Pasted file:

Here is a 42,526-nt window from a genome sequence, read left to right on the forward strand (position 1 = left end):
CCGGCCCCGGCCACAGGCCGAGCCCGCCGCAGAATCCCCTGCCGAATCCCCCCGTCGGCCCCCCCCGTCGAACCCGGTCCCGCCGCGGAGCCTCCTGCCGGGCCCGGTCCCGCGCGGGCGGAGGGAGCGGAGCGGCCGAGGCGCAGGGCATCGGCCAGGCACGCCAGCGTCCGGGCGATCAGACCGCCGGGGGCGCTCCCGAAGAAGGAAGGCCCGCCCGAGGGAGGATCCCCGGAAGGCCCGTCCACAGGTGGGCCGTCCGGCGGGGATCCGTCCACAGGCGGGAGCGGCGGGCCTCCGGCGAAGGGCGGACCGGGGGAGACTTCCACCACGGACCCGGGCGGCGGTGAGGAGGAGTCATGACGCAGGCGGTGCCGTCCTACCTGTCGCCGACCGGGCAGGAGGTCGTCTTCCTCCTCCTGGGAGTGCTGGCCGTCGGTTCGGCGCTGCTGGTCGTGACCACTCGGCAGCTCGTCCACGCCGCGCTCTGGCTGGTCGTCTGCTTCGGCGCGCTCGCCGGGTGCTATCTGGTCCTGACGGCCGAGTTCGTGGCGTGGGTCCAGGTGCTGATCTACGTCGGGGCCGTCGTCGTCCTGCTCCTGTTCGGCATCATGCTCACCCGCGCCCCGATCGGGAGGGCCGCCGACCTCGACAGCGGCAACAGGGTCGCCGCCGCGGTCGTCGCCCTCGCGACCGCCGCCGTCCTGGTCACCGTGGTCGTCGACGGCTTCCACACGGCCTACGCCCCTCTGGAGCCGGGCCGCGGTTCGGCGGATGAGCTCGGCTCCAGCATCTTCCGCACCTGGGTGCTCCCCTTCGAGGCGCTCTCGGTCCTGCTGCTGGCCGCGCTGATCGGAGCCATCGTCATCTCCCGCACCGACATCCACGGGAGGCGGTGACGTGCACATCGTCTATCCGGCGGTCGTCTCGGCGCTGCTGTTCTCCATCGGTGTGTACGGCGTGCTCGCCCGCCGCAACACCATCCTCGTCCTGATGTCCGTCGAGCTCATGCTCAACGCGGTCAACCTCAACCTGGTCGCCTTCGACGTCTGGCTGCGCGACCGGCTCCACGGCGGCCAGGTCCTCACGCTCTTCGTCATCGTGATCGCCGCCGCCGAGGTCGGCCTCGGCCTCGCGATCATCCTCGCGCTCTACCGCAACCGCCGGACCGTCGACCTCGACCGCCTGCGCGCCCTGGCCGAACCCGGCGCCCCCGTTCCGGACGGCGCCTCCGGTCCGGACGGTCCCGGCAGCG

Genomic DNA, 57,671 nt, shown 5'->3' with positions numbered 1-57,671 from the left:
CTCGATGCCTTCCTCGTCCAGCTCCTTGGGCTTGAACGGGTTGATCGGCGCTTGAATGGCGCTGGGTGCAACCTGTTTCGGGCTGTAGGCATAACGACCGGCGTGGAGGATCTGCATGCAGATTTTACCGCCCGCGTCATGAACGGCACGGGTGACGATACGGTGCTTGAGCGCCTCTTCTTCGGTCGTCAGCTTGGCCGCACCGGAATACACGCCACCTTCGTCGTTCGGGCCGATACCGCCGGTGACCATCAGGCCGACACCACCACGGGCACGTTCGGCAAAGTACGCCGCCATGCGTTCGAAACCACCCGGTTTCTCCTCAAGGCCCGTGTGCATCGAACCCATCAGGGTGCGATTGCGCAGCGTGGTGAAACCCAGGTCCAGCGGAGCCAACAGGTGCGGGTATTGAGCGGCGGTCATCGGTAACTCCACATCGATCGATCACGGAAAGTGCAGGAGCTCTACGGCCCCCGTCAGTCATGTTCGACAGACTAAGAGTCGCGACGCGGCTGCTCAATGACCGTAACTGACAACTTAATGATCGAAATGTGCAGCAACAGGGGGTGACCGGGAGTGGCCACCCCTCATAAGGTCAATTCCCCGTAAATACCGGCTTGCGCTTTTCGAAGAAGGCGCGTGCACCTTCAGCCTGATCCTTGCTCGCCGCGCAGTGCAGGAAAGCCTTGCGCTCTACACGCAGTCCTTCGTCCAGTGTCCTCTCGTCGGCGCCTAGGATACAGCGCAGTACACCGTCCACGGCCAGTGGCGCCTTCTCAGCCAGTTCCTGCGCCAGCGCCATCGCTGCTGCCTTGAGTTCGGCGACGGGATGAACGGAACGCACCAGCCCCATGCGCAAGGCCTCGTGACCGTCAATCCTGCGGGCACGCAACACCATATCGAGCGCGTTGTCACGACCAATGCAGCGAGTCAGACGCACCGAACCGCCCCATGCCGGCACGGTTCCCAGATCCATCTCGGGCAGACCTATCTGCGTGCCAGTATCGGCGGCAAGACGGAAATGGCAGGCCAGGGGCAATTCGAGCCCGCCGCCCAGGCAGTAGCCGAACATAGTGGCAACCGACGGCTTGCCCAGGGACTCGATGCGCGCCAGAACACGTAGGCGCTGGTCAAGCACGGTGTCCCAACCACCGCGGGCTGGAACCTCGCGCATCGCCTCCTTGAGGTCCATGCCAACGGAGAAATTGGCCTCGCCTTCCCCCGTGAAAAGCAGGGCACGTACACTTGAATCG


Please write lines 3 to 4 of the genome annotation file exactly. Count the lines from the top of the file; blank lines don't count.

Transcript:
Genomic DNA, 57,671 nt, shown 5'->3' with positions numbered 1-57,671 from the left:
CTCGATGCCTTCCTCGTCCAGCTCCTTGGGCTTGAACGGGTTGATCGGCGCTTGAATGGCGCTGGGTGCAACCTGTTTCGGGCTGTAGGCATAACGACCGGCGTGGAGGATCTGCATGCAGATTTTACCGCCCGCGTCATGAACGGCACGGGTGACGATACGGTGCTTGAGCGCCTCTTCTTCGGTCGTCAGCTTGGCCGCACCGGAATACACGCCACCTTCGTCGTTCGGGCCGATACCGCCGGTGACCATCAGGCCGACACCACCACGGGCACGTTCGGCAAAGTACGCCGCCATGCGTTCGAAACCACCCGGTTTCTCCTCAAGGCCCGTGTGCATCGAACCCATCAGGGTGCGATTGCGCAGCGTGGTGAAACCCAGGTCCAGCGGAGCCAACAGGTGCGGGTATTGAGCGGCGGTCATCGGTAACTCCACATCGATCGATCACGGAAAGTGCAGGAGCTCTACGGCCCCCGTCAGTCATGTTCGACAGACTAAGAGTCGCGACGCGGCTGCTCAATGACCGTAACTGACAACTTAATGATCGAAATGTGCAGCAACAGGGGGTGACCGGGAGTGGCCACCCCTCATAAGGTCAATTCCCCGTAAATACCGGCTTGCGCTTTTCGAAGAAGGCGCGTGCACCTTCAGCCTGATCCTTGCTCGCCGCGCAGTGCAGGAAAGCCTTGCGCTCTACACGCAGTCCTTCGTCCAGTGTCCTCTCGTCGGCGCCTAGGATACAGCGCAGTACACCGTCCACGGCCAGTGGCGCCTTCTCAGCCAGTTCCTGCGCCAGCGCCATCGCTGCTGCCTTGAGTTCGGCGACGGGATGAACGGAACGCACCAGCCCCATGCGCAAGGCCTCGTGACCGTCAATCCTGCGGGCACGCAACACCATATCGAGCGCGTTGTCACGACCAATGCAGCGAGTCAGACGCACCGAACCGCCCCATGCCGGCACGGTTCCCAGATCCATCTCGGGCAGACCTATCTGCGTGCCAGTATCGGCGGCAAGACGGAAATGGCAGGCCAGGGGCAATTCGAGCCCGCCGCCCAGGCAGTAGCCGAACATAGTGGCAACCGACGGCTTGCCCAGGGACTCGATGCGCGCCAGAACACGTAGGCGCTGGTCAAGCACGGTGTCCCAACCACCGCGGGCTGGAACCTCGCGCATCGCCTCCTTGAGGTCCATGCCAACGGAGAAATTGGCCTCGCCTTCCCCCGTGAAAAGCAGGGCACGTACACTTGAATCG